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April 30, 1940 - Image 3

Resource type:
The Michigan Daily, 1940-04-30

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Golfers Defeat Purdue; NineTo F

ace Spartans Here


Linksmen Gain
Eighth Straight,
Win, 14'/To 9'

Goodwin Clark
Medal Score;
Takes BigTen


(Continued from Page 1)

singles match against Doug McDan-
iel, the pace-setting Clark put to-
gether rounds of 36-35-71 to again
sweep his match with the Purdue
representative. This victory gave the
hard hitting newcomer a record of
three victories and one tie since his
first varsity match Saturday at In-
Bob Palmer found his game in the
afternoon round as he outstroked the
number one Boilermaker, Hoffer, 2-1
with a par 72. Black lost 21/2 points
to Dahle as he stroked a 74 against
his opponent's 73.
Tom TusSing, the Wolverine num-
ber two man, swept his match against
Goldstein with a 75, to end the Mich-
igan scoring. Osler dropped his
match to Curran, 3-0.
Singles: Palmer (M) defeated Hof-
fer, 2-1; Dahle (P) defeated Black,
21/2-y2; Curran (P) defeated Black,
3-0; in the morning, Clark (M) de-
feated Goldstein, 3-0, and in the af-
ternoon Clark defeated McDaniel,
3-0; Tussing (M) defeated Goldstein,
Best ball matches: Palmer and
Black (M) defeated Hoffer and Dahle,
2%/2-/2; Curran and McDaniels (P)
defeated Osler and Tussing, 2-2-/2.
Michigan 141/2 Purdue 91 /

Reserves Whip
Frosh, 241-11% .

By Mel Fineberg
(Editor's Note: This week the col-
umn is being written by the members
of the junior sports staff who are
applying for the position of sports
editor for the coming year. Today's
column is written by Herm Epstein,
who has been covering varsity track.)
Coach, Modern Style...
We were in our favorite drug store
Sunday night, and having many bet-
ter things to do, proceeded to read
the first sports story magazine we've
read in years. There was one story
on our favorite sport, track, so we
ran through it. It was about a griz-
zled veteran coach who, true to the
fictional idea of a coach, was trying
in his enigmatic manner to build
the characters of his rich-man's-
son and across-the-track mile stars
by playing them against each other
in some ill-defined way.
He did it, of course, though
the reasoning was too involved
for us. But, the point that struck
us was the difference between
that man and Michigan's own
varsity track coach who was at
that moment, and is at this mo-
ment, lying ill in a Des Moines
Michigan is extremely fortunate
in the competence of its coaches,
much more fortunate than most of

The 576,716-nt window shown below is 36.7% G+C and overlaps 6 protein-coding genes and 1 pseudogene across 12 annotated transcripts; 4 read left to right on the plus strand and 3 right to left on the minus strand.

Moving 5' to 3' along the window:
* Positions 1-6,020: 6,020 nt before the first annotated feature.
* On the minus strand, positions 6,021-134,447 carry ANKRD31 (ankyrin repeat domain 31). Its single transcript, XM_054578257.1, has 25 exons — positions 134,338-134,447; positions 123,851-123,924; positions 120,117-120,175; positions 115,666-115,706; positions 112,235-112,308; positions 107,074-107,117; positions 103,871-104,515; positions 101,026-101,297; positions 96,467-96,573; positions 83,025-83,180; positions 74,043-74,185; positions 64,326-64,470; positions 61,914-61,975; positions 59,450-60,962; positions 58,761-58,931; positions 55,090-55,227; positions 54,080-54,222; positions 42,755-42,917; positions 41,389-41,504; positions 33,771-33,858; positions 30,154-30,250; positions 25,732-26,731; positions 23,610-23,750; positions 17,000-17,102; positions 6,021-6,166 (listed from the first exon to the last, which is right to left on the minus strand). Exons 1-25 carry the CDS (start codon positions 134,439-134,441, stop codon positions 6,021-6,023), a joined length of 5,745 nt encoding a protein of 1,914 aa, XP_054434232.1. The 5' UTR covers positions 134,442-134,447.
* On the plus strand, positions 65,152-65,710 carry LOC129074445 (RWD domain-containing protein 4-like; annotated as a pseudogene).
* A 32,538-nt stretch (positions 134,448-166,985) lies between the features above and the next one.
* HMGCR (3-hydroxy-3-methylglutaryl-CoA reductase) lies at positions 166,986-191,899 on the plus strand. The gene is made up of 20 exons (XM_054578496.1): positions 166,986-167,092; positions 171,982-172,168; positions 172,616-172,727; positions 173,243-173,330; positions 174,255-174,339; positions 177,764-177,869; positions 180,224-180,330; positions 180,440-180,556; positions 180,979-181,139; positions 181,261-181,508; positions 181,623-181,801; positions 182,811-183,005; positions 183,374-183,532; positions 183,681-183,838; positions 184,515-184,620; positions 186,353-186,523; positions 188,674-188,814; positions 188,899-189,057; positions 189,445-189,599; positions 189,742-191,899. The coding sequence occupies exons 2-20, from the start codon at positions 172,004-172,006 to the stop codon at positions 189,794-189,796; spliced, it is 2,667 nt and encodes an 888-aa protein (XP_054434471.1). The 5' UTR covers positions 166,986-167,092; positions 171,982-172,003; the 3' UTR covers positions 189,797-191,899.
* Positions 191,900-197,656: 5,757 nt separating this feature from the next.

us realize. And the man who typi-
fies what we think the coach of the
future should be is Ken Doherty,
though we select him only because
we know him better than the others.
It is his kind of coach who will, in
the not-far-distant future, be at the
reins of the nation's and the world's
Doherty has no esoteric formula
for building character; he doesn't,
we think, even attempt to build
character at all. That seems to be
the right way, for a coach is busy
enough building the bodies of his
men without taking time off to wres-
tle with anything as intangible as
The new kind of coach is a
scientist-coach. If we were writ-
ing a philosophy paper, we'd call
him somewhat of a practical
philosopher. If a philosopher can
be defined as one who cogitates
about everything that men have
learned and tries to coalesce it
into a harmonic whole, then
someone who applies his all-
around philosophy of science to
human beings is a practical
This scientist-coach is a student.
Take the record of Michigan's track
coach: American decathlon cham-
pion in 1928, he represented the
United States in the Olympics at
Amsterdam and finished third. That
gave him the all-around experience
that seems to be the sole recommen-
dation of most coaches at the pres-
ent time. But, then we find a bache-
lor's degree in physical education;
then a master's degree; and this
year Doherty finished the course
work for his doctor's degree and
began work on his thesis. Here is
a coach still attending school more
than ten years after getting his first
degree, and planning to take eight
more hours in summer school this
Among the courses he's taken
are studies in physiology, and
some medicine, but in addition
there is work in chemistry, 9i1y-

also be revamped. Bud Chamberlain,
who incurred a bad- f r:.
ly bruised hand in
the Indiana series,
will be replaced at
third base by Davie v
Nelson, while big
Forest Evashevski,
who clouted a hom-
er in the second
Hoosier game, will
start in right field
in order to add some Evashevski
punch to the Wolverine batting order.
Coach John Kobs' Spartans, riddled
by graduation and injuries, have
found the going rather rough thus
far this season.; Last Saturday, State
suffered an ignominious 19-6 shel-
lacking at the hands of Western State
George Monroe, who was a co-
victim of Michigan's 17-hit assault
last year when the Varsity walloped
State, 13-5, is slated to start on the
mound for the Spartans today.

Evie Will Play
Outfield, Dave
Nelson At Third
Barry, Stoddard To Face
Michigan State; Irish
Play Here Tomorrow

(Continued from Page 1)

(By The Associated Press)
DETROIT, April 29.-With relief
pitcher Al Benton fanning two men
in the ninth with the bases loaded'
the Detroit Tigers today defeated the
Cleveland Indians 4 to 3. Bob Feller,
the Indian pitcher, walked in the